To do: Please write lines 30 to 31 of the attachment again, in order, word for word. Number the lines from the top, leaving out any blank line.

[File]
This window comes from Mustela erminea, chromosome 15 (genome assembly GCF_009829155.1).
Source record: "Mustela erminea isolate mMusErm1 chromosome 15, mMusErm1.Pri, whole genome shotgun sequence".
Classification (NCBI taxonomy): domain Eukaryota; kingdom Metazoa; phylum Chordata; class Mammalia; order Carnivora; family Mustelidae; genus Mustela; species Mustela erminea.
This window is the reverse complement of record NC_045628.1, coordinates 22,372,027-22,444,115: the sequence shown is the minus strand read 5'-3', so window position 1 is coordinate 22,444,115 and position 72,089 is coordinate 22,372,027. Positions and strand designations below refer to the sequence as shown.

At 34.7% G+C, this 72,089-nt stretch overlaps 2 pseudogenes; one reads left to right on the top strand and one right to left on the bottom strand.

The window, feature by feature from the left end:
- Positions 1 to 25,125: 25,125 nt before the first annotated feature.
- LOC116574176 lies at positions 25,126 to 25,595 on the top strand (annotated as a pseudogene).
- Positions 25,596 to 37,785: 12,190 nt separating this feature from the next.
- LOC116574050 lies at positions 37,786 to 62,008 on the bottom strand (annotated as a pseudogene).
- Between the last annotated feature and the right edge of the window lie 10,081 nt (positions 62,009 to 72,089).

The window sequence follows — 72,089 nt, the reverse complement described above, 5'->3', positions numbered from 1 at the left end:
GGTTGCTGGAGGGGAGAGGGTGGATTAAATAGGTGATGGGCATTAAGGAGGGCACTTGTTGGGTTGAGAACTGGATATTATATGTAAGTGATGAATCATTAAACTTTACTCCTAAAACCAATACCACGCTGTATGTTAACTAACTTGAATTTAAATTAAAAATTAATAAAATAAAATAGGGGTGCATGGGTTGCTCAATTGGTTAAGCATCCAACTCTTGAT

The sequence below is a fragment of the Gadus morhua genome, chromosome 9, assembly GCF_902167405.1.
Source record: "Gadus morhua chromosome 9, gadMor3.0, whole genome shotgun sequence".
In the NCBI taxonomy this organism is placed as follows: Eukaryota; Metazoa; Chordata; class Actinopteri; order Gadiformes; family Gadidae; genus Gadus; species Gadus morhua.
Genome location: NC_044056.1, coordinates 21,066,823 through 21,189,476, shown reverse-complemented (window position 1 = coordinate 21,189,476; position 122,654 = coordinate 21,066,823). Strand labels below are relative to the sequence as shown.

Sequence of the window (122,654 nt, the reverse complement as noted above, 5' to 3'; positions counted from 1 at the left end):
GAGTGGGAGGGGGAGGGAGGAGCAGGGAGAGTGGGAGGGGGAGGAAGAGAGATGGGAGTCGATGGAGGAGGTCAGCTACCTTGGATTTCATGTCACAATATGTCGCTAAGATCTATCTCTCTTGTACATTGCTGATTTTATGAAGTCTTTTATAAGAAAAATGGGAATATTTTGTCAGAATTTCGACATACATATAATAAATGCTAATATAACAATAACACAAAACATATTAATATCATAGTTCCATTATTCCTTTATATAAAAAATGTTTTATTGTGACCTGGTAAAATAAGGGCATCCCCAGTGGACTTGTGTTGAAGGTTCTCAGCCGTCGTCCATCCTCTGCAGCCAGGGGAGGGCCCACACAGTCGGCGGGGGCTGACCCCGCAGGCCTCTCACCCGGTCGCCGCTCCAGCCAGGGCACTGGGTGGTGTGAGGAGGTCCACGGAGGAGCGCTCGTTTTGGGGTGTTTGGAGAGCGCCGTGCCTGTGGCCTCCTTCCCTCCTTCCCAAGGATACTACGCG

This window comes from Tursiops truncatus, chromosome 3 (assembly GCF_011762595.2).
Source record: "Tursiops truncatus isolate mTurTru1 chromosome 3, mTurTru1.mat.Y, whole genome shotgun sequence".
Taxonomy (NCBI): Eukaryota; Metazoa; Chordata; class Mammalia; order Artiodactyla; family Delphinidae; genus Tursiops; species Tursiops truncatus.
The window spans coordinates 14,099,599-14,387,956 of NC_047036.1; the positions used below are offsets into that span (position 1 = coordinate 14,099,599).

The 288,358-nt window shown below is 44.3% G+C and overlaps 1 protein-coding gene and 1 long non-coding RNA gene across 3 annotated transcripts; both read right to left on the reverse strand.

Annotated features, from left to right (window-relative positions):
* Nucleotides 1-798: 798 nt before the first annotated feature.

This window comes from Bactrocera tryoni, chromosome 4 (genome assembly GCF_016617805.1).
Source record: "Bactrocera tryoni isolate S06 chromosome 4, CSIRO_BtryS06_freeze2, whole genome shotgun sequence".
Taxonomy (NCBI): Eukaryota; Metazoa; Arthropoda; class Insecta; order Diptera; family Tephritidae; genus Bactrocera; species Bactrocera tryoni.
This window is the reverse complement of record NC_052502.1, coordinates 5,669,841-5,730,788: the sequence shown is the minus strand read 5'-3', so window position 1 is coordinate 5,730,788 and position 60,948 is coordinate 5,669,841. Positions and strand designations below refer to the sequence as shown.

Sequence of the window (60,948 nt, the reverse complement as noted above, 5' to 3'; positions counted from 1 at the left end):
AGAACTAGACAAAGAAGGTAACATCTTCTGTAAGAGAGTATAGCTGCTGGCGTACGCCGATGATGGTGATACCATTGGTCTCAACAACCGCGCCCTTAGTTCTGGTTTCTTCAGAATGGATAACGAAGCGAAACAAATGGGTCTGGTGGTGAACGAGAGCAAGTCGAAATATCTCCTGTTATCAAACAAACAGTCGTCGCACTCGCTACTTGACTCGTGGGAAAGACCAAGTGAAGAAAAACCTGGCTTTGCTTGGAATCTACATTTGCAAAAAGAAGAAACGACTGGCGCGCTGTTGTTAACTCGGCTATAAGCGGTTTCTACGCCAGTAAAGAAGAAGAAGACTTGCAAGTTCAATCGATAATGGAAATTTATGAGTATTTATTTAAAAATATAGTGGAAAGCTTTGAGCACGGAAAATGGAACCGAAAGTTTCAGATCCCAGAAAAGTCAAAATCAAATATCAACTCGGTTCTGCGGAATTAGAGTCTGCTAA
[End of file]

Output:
This window is the reverse complement of record NC_052502.1, coordinates 5,669,841-5,730,788: the sequence shown is the minus strand read 5'-3', so window position 1 is coordinate 5,730,788 and position 60,948 is coordinate 5,669,841. Positions and strand designations below refer to the sequence as shown.

Sequence of the window (60,948 nt, the reverse complement as noted above, 5' to 3'; positions counted from 1 at the left end):